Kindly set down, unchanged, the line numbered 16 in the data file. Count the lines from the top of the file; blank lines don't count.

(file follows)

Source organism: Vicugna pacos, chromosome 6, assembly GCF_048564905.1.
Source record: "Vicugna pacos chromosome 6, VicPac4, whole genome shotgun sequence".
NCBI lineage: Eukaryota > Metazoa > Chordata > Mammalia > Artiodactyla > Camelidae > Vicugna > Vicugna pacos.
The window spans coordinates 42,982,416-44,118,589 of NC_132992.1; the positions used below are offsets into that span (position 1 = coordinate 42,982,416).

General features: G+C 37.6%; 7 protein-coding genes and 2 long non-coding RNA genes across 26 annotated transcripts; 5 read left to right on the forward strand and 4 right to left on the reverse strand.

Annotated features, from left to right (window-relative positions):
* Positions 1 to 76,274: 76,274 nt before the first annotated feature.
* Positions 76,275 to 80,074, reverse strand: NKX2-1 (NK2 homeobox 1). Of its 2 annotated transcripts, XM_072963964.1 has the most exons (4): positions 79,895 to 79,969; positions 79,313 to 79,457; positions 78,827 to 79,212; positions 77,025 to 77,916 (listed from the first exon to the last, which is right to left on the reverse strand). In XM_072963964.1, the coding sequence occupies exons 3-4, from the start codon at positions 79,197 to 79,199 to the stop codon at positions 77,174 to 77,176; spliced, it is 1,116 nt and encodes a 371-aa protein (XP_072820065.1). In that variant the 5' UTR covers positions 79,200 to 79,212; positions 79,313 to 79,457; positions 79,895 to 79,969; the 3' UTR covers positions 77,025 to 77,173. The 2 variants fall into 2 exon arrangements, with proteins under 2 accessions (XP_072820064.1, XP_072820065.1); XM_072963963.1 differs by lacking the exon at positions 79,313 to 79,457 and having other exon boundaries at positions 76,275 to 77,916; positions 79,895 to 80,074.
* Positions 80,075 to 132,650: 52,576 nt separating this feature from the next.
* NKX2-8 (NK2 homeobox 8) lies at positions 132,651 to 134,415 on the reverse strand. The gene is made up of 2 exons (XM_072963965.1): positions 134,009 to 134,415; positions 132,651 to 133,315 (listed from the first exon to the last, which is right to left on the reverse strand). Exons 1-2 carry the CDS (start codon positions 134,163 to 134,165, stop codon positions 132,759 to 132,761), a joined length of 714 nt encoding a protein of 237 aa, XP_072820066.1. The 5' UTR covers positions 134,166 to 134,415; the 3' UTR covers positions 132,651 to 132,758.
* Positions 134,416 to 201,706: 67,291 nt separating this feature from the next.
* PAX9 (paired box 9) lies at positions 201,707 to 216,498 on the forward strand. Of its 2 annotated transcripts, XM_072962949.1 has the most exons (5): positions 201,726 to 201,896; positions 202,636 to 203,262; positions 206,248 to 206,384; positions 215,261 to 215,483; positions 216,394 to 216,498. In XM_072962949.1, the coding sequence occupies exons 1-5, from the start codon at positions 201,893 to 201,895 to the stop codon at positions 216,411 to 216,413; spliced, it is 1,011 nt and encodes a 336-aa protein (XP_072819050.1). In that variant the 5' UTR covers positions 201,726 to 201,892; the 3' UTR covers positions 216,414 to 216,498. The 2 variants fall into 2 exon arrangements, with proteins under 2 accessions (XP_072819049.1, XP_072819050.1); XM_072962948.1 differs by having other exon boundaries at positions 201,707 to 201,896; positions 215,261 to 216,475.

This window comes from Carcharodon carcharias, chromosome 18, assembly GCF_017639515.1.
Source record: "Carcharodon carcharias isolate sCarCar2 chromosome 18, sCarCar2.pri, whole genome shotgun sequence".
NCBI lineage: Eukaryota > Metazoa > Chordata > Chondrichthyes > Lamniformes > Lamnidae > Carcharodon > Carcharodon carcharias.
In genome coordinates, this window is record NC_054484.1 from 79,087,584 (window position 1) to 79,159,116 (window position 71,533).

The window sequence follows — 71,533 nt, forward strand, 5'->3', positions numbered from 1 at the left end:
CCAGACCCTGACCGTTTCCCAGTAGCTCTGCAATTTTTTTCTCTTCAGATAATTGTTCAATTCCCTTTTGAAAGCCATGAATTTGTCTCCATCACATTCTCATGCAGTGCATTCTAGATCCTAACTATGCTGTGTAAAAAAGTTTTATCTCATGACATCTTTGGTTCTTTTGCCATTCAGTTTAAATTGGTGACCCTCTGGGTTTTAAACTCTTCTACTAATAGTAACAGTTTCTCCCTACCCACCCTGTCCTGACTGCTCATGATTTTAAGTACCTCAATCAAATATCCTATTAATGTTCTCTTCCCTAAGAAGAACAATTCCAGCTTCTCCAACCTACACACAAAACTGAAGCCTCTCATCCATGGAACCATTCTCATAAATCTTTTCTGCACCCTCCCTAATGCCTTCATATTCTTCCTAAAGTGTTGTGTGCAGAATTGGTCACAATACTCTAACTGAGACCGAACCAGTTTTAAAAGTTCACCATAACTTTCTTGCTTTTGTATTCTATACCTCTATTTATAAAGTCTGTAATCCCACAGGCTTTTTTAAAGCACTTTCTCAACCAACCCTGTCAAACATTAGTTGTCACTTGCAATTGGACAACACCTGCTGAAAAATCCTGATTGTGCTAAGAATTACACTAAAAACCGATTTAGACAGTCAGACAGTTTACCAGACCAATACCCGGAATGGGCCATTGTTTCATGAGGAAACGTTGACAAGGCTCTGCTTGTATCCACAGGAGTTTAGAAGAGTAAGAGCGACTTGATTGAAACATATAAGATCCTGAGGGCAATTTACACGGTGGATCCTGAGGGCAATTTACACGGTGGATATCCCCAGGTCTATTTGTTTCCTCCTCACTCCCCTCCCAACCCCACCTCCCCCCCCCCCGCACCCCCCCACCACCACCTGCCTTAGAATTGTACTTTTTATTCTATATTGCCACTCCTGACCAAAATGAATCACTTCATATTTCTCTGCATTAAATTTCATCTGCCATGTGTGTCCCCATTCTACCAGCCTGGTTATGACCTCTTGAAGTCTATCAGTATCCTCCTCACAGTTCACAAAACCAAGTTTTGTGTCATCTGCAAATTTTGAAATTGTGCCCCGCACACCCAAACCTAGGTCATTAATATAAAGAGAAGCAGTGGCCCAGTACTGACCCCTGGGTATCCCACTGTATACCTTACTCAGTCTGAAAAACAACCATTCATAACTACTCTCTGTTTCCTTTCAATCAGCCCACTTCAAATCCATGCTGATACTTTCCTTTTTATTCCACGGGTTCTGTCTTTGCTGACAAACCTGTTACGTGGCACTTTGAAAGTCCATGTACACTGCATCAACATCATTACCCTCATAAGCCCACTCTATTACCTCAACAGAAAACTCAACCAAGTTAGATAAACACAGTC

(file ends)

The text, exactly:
In genome coordinates, this window is record NC_054484.1 from 79,087,584 (window position 1) to 79,159,116 (window position 71,533).